February 6, 2020 12:12 PM NPT
By: Janak KC
JAJARKOT, Feb 6: Suraj Nepali's dream to sit for the Secondary Education Examination (SEE) is shattered for this year. Next year, he will try his luck once again. It is not because he was not prepared for the papers. A student of Tribhuvan Secondary School of Khalanga, he actually couldn't make it to the 10th grade even after getting through the 9th grade as he could not pay the admission fees of Rs 930 on time. "I did not have that much money in hand so I could not get admitted to the 10th grade, and then I stopped going to the school. Now when others are going to sit for SEE, I am feeling bad," he said. "I will try next year," he added.
His younger sister Anita also dropped out of school last year. She passed the 5th grade from Narajyoti Primary School and she also needed to pay Rs 930 to get into the next class. This was not paid and she stopped going to school. Instead, she is seen busy grinding stones with her mother near a riverbank. She also goes out to graze cows.
"I did not have money for the admission fees. Mother could not manage it either, so I stayed at home," she said. "May be next year, it will get a little comfortable, even I am working and earning," she added.
It is not just Suraj and Anita, their younger sister Gita has been deprived of education too. After failing to pay the admission fees and manage other expenses, Gita also stopped going to school from last year. "I love to go to school, but I am not going there these days. I go with my mother and work," she said. She was also a 6th grader, studying with her sister.
The children's father Bir Bahadur Nepali died four years ago in Ramgadh in India in a fire accident. A local of Gangatiya village of Bheri Municipality – 6, he had left for India after settling family in the district headquarters for the children's education. But after his demise, things turned worse for his wife and children. The couple has six children. None of them go to school currently.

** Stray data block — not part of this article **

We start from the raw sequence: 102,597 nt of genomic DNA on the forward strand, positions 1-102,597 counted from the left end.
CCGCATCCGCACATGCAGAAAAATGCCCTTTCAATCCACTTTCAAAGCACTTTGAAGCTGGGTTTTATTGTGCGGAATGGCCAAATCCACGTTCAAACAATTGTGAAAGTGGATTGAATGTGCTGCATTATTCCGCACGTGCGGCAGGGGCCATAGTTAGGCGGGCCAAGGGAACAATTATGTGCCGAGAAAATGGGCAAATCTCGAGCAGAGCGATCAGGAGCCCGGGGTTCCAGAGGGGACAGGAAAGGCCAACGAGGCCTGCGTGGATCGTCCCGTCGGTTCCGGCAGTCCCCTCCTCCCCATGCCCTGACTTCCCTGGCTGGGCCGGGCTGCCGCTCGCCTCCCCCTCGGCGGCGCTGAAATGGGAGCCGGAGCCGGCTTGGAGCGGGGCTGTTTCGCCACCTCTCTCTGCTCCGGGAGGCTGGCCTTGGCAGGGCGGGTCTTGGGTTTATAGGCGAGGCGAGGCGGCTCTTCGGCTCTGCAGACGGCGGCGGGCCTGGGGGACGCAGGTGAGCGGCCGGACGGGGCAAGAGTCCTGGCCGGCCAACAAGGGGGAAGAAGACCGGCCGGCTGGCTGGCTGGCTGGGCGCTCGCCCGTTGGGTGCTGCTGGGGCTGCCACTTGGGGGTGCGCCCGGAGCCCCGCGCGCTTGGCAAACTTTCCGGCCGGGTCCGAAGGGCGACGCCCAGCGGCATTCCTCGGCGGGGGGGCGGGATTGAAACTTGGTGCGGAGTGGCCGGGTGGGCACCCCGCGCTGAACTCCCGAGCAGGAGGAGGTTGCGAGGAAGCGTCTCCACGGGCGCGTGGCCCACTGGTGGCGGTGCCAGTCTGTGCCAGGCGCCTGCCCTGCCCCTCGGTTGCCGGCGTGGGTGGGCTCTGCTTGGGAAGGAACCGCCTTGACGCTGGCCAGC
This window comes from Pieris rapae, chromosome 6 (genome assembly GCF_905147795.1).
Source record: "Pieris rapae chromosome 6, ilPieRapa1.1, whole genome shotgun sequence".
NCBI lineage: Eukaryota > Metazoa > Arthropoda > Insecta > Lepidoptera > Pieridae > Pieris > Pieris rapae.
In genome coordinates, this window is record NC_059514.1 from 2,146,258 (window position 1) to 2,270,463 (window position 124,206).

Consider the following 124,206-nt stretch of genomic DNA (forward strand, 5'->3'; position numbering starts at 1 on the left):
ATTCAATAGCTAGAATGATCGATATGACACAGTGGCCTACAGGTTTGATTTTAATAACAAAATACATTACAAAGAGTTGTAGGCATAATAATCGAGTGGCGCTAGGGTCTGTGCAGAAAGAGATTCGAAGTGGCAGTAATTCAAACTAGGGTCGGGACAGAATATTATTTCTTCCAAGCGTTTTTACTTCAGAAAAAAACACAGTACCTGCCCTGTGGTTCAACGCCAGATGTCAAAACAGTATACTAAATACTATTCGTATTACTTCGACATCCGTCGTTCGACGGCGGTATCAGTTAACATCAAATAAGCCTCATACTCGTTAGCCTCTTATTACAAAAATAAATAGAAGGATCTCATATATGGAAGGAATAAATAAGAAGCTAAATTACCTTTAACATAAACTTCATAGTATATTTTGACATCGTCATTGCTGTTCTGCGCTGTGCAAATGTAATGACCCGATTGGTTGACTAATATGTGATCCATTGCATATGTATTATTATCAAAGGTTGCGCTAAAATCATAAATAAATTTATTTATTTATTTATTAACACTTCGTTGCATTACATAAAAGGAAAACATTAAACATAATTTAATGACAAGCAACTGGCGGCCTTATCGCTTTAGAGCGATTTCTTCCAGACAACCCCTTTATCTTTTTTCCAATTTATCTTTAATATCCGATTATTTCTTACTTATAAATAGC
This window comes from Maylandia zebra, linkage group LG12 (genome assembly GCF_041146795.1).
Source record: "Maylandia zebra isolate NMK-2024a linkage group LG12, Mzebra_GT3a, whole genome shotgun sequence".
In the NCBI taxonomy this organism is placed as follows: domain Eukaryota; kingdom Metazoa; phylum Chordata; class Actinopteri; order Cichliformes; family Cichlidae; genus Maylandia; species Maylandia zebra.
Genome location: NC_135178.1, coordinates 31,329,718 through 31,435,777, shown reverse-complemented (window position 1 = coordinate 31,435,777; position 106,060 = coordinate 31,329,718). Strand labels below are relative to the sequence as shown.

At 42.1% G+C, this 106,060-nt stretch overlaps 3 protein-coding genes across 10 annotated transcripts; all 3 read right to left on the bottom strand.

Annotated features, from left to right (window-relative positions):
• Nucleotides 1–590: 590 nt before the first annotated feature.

According to Nirmala, the children's mother, the living expense in the headquarters is too high and the family faces the question of survival. In such a situation, educating children is challenging. "It is not just about the admission fees. Uniform, books, stationery and other expenses - I don't have money to afford all that," she said. "I work the whole day and the pay is not enough even to feed my kids properly," she lamented.
The family has a small cottage to live in, a small plot of land in the backyard and a pair of old cows. According to Nirmala, her children can go to school only if somebody extends support.
Vice principal of Tribhuvan Secondary School of Khalanga, Haribahadur Basnet stated that Dalit students could be considered for lesser amount of admission fees. But the family has not notified it to the school, he said. "For the extremely poor, the school can make some considerations. But they have to fill the form accordingly. We have not been formally informed of this," he claimed.
Meanwhile, Dal Bahadur Gharti, administrative officer at Bheri Municipality, expressed concern over the fee provisions. Schools cannot compel the students to pay fees up to the secondary level, he said. "Moreover, they are Dalits. In case of Dalits, schools should be even more sensitive," he said, adding that the school administrations would be quizzed about it. The constitution guarantees right to education for every child in the country. For Dalit and needy kids, the government is supposed to offer residential facilities for his or her smooth schooling. However, many children in the country hit by extreme poverty continue to drop out before completing their secondary level education.